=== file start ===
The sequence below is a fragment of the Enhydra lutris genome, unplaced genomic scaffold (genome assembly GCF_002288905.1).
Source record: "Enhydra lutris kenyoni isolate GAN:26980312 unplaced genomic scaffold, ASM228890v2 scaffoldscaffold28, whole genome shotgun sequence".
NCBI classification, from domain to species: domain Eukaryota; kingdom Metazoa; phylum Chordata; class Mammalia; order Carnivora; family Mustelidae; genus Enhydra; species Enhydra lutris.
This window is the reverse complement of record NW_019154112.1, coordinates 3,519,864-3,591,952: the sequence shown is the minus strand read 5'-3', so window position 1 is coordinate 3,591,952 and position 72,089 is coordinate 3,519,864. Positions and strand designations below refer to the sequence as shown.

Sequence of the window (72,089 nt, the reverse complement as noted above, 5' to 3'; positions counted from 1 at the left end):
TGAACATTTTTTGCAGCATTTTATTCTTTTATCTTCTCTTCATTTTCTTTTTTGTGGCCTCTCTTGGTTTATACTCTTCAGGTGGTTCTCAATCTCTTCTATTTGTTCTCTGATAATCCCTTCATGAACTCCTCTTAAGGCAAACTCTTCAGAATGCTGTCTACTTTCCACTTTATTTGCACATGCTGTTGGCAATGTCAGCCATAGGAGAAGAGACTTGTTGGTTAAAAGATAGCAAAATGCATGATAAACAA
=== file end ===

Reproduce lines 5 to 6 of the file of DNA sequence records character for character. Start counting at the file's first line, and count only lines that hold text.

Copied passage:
Sequence of the window (72,089 nt, the reverse complement as noted above, 5' to 3'; positions counted from 1 at the left end):
TGAACATTTTTTGCAGCATTTTATTCTTTTATCTTCTCTTCATTTTCTTTTTTGTGGCCTCTCTTGGTTTATACTCTTCAGGTGGTTCTCAATCTCTTCTATTTGTTCTCTGATAATCCCTTCATGAACTCCTCTTAAGGCAAACTCTTCAGAATGCTGTCTACTTTCCACTTTATTTGCACATGCTGTTGGCAATGTCAGCCATAGGAGAAGAGACTTGTTGGTTAAAAGATAGCAAAATGCATGATAAACAA